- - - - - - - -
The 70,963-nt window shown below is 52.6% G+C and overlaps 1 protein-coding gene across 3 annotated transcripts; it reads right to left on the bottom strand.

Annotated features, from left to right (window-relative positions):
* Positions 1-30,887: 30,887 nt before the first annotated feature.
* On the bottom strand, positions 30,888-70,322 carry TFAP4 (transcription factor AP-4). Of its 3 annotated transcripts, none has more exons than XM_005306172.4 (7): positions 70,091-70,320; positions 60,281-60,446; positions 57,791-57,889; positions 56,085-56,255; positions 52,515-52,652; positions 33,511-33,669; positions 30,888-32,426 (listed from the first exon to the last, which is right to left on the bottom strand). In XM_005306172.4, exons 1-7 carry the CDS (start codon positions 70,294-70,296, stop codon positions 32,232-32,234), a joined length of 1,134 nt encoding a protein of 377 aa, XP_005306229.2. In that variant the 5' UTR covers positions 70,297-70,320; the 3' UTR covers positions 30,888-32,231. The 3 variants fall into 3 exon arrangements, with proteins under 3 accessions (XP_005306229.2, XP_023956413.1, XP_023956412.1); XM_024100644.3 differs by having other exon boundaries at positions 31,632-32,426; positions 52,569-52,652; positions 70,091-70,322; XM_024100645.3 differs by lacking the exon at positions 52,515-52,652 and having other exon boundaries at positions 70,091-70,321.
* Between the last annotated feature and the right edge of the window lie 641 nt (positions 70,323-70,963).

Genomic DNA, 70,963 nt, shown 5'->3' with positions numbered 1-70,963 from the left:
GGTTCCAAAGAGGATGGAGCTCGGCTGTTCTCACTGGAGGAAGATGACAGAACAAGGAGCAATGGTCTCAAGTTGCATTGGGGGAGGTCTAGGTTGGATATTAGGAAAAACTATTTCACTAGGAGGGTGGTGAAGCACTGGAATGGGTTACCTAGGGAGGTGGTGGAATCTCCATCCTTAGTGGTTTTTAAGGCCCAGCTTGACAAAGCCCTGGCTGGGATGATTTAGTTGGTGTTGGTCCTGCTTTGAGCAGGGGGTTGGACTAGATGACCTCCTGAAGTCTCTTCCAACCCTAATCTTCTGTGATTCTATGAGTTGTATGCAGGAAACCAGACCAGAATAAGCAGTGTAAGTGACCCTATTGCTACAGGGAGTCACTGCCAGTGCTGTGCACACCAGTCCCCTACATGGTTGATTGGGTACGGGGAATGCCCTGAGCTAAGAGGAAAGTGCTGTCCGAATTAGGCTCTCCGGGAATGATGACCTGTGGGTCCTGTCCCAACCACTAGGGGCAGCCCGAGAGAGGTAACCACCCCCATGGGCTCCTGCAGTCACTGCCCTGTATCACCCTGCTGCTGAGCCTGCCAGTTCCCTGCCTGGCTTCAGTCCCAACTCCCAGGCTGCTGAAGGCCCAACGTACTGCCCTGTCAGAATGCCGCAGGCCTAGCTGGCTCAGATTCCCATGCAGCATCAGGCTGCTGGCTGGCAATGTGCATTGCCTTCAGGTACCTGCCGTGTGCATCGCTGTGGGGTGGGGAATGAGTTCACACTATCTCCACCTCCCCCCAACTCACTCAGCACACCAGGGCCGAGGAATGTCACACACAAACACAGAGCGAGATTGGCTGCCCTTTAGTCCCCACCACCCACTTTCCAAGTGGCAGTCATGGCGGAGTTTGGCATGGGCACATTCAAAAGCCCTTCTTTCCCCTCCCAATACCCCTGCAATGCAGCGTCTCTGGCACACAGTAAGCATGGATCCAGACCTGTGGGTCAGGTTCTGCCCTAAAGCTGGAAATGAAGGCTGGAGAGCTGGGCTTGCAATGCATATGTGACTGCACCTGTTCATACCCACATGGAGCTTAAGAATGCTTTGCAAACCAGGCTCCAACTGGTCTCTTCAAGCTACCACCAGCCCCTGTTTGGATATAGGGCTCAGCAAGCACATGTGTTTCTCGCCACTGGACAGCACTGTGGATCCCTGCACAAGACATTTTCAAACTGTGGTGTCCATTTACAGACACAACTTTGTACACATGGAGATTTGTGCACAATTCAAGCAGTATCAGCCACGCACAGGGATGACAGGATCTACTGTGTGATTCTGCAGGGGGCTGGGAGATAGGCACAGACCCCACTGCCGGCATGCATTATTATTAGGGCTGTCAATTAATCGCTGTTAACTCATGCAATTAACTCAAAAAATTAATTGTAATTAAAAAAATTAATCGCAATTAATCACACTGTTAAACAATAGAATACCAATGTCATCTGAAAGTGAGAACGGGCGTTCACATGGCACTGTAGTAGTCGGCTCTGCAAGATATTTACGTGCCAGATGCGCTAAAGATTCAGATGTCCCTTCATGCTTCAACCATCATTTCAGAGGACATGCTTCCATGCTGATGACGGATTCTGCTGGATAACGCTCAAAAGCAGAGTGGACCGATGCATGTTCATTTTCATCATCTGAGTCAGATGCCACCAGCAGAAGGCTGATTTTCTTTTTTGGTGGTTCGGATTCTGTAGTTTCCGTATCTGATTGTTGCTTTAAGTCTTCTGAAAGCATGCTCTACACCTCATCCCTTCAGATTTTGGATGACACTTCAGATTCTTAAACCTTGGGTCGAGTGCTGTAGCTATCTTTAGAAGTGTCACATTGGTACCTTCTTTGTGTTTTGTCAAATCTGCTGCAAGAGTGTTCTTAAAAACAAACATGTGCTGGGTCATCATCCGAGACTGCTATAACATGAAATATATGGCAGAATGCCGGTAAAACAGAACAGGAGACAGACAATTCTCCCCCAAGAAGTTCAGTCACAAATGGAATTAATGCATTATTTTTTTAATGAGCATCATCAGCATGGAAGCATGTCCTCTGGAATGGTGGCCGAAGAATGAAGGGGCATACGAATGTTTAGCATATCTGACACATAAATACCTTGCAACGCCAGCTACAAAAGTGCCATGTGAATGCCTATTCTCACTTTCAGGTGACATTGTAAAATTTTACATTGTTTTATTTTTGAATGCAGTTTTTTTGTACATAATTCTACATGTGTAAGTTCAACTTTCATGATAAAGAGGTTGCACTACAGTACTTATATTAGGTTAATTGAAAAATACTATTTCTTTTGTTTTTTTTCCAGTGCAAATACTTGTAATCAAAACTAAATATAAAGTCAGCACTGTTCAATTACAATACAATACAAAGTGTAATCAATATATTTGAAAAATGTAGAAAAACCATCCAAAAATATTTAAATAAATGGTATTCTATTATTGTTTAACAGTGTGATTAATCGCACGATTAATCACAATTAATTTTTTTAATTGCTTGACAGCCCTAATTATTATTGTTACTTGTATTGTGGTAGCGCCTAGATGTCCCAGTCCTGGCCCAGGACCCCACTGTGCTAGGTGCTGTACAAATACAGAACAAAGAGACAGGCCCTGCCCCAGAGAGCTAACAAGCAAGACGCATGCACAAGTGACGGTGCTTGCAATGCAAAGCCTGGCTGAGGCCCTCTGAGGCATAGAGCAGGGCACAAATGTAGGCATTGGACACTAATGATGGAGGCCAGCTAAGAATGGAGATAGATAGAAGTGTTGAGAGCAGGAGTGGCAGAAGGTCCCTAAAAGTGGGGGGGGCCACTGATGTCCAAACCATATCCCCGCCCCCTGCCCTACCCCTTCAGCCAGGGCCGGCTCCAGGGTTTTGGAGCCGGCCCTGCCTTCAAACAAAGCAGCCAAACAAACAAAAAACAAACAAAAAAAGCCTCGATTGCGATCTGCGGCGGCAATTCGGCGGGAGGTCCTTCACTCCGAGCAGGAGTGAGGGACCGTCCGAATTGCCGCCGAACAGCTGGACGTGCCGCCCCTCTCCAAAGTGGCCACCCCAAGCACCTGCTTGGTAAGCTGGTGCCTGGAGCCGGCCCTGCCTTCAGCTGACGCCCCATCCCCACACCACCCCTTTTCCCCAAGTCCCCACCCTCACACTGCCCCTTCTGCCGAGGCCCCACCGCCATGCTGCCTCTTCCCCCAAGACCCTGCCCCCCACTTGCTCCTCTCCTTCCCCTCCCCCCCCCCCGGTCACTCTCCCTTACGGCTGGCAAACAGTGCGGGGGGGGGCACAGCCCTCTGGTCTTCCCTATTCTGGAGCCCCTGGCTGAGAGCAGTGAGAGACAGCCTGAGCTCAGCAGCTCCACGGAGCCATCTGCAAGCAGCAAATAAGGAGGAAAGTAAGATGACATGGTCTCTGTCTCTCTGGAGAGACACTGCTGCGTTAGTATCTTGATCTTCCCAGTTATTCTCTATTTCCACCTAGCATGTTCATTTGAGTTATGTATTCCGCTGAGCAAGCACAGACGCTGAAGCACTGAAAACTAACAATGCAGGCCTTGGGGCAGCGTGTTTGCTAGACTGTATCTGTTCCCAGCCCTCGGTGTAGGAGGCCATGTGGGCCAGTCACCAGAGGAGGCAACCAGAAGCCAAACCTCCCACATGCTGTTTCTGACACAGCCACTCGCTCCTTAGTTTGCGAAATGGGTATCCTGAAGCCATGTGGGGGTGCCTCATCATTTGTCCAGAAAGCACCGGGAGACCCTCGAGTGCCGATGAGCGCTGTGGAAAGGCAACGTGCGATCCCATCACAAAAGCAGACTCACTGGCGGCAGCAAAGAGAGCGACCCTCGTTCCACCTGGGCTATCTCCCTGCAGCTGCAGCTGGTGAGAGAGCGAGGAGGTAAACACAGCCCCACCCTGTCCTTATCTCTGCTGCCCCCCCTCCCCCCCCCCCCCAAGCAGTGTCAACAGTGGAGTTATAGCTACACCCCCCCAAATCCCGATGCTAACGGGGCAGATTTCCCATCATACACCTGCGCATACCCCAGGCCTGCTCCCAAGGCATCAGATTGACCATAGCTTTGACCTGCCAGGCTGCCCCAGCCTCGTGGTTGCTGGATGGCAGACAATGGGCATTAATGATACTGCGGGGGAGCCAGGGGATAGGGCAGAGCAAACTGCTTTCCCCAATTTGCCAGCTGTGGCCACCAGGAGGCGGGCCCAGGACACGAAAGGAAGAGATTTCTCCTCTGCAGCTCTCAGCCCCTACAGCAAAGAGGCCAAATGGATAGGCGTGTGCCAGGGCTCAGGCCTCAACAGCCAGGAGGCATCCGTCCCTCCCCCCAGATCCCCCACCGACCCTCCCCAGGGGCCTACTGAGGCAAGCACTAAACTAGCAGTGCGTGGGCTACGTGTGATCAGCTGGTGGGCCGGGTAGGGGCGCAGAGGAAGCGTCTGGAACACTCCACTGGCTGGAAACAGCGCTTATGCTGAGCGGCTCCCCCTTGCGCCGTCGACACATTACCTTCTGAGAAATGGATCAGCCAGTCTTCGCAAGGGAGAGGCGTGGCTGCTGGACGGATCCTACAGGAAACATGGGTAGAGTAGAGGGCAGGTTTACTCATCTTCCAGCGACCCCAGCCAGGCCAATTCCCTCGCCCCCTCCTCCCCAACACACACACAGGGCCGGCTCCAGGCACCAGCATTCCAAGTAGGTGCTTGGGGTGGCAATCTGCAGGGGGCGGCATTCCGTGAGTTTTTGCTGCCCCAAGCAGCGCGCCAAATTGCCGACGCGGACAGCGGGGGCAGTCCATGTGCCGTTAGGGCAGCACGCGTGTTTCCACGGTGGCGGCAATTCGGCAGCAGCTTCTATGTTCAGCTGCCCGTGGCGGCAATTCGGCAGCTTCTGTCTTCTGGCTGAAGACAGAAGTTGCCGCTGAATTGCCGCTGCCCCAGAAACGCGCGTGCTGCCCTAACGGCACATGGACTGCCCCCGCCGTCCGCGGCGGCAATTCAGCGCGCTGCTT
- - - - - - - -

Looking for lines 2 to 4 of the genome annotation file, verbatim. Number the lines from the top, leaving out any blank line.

Annotated features, from left to right (window-relative positions):
* Positions 1-30,887: 30,887 nt before the first annotated feature.
* On the bottom strand, positions 30,888-70,322 carry TFAP4 (transcription factor AP-4). Of its 3 annotated transcripts, none has more exons than XM_005306172.4 (7): positions 70,091-70,320; positions 60,281-60,446; positions 57,791-57,889; positions 56,085-56,255; positions 52,515-52,652; positions 33,511-33,669; positions 30,888-32,426 (listed from the first exon to the last, which is right to left on the bottom strand). In XM_005306172.4, exons 1-7 carry the CDS (start codon positions 70,294-70,296, stop codon positions 32,232-32,234), a joined length of 1,134 nt encoding a protein of 377 aa, XP_005306229.2. In that variant the 5' UTR covers positions 70,297-70,320; the 3' UTR covers positions 30,888-32,231. The 3 variants fall into 3 exon arrangements, with proteins under 3 accessions (XP_005306229.2, XP_023956413.1, XP_023956412.1); XM_024100644.3 differs by having other exon boundaries at positions 31,632-32,426; positions 52,569-52,652; positions 70,091-70,322; XM_024100645.3 differs by lacking the exon at positions 52,515-52,652 and having other exon boundaries at positions 70,091-70,321.